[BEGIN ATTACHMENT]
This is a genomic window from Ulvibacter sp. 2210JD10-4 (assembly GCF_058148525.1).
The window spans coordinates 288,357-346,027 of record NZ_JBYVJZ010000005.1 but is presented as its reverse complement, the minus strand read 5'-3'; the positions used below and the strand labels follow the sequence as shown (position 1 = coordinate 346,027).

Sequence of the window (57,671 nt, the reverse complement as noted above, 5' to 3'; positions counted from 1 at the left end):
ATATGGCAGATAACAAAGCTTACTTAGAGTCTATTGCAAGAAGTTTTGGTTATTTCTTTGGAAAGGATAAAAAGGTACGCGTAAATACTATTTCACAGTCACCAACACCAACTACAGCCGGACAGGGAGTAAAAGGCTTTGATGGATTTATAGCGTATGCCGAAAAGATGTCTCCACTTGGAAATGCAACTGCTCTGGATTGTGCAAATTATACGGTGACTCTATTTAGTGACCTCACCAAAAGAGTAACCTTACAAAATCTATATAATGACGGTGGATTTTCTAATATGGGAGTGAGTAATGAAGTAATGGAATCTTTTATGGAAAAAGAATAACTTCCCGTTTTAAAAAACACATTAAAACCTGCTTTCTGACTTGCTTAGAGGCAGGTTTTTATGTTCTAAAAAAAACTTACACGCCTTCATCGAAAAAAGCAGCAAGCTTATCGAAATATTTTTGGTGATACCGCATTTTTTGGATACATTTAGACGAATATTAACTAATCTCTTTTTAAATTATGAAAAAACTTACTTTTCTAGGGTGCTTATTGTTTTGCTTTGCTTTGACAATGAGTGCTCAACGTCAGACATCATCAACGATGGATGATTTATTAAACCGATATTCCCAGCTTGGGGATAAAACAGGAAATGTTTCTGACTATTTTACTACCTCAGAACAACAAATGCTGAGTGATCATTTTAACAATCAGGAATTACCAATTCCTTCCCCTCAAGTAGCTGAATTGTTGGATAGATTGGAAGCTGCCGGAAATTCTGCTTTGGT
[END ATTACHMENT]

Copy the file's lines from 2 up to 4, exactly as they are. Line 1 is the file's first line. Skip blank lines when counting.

The window spans coordinates 288,357-346,027 of record NZ_JBYVJZ010000005.1 but is presented as its reverse complement, the minus strand read 5'-3'; the positions used below and the strand labels follow the sequence as shown (position 1 = coordinate 346,027).

Sequence of the window (57,671 nt, the reverse complement as noted above, 5' to 3'; positions counted from 1 at the left end):
ATATGGCAGATAACAAAGCTTACTTAGAGTCTATTGCAAGAAGTTTTGGTTATTTCTTTGGAAAGGATAAAAAGGTACGCGTAAATACTATTTCACAGTCACCAACACCAACTACAGCCGGACAGGGAGTAAAAGGCTTTGATGGATTTATAGCGTATGCCGAAAAGATGTCTCCACTTGGAAATGCAACTGCTCTGGATTGTGCAAATTATACGGTGACTCTATTTAGTGACCTCACCAAAAGAGTAACCTTACAAAATCTATATAATGACGGTGGATTTTCTAATATGGGAGTGAGTAATGAAGTAATGGAATCTTTTATGGAAAAAGAATAACTTCCCGTTTTAAAAAACACATTAAAACCTGCTTTCTGACTTGCTTAGAGGCAGGTTTTTATGTTCTAAAAAAAACTTACACGCCTTCATCGAAAAAAGCAGCAAGCTTATCGAAATATTTTTGGTGATACCGCATTTTTTGGATACATTTAGACGAATATTAACTAATCTCTTTTTAAATTATGAAAAAACTTACTTTTCTAGGGTGCTTATTGTTTTGCTTTGCTTTGACAATGAGTGCTCAACGTCAGACATCATCAACGATGGATGATTTATTAAACCGATATTCCCAGCTTGGGGATAAAACAGGAAATGTTTCTGACTATTTTACTACCTCAGAACAACAAATGCTGAGTGATCATTTTAACAATCAGGAATTACCAATTCCTTCCCCTCAAGTAGCTGAATTGTTGGATAGATTGGAAGCTGCCGGAAATTCTGCTTTGGT